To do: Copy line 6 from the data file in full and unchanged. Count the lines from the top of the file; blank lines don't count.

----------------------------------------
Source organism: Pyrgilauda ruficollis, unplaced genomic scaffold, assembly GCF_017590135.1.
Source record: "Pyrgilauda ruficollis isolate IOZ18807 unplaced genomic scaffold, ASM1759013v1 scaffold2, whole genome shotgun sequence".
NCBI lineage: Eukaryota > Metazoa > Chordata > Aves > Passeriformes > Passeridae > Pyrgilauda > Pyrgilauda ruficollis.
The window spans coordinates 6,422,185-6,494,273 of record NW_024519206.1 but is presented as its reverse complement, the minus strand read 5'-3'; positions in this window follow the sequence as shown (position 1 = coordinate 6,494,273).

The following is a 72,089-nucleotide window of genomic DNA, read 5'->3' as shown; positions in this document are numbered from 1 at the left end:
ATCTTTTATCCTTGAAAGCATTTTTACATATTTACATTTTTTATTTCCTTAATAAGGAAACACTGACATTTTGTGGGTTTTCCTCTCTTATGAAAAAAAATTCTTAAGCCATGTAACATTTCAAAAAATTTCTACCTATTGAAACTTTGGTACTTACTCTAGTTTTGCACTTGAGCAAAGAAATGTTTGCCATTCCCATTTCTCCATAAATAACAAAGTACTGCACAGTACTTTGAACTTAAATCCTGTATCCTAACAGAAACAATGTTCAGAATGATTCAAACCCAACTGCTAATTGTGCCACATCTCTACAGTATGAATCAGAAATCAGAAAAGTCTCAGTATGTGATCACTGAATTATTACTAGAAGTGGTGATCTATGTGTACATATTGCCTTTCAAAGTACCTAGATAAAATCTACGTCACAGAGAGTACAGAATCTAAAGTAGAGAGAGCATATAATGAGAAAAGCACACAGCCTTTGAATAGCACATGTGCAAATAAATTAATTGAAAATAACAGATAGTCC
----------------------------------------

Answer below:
ATCTTTTATCCTTGAAAGCATTTTTACATATTTACATTTTTTATTTCCTTAATAAGGAAACACTGACATTTTGTGGGTTTTCCTCTCTTATGAAAAAAAATTCTTAAGCCATGTAACATTTCAAAAAATTTCTACCTATTGAAACTTTGGTACTTACTCTAGTTTTGCACTTGAGCAAAGAAATGTTTGCCATTCCCATTTCTCCATAAATAACAAAGTACTGCACAGTACTTTGAACTTAAATCCTGTATCCTAACAGAAACAATGTTCAGAATGATTCAAACCCAACTGCTAATTGTGCCACATCTCTACAGTATGAATCAGAAATCAGAAAAGTCTCAGTATGTGATCACTGAATTATTACTAGAAGTGGTGATCTATGTGTACATATTGCCTTTCAAAGTACCTAGATAAAATCTACGTCACAGAGAGTACAGAATCTAAAGTAGAGAGAGCATATAATGAGAAAAGCACACAGCCTTTGAATAGCACATGTGCAAATAAATTAATTGAAAATAACAGATAGTCC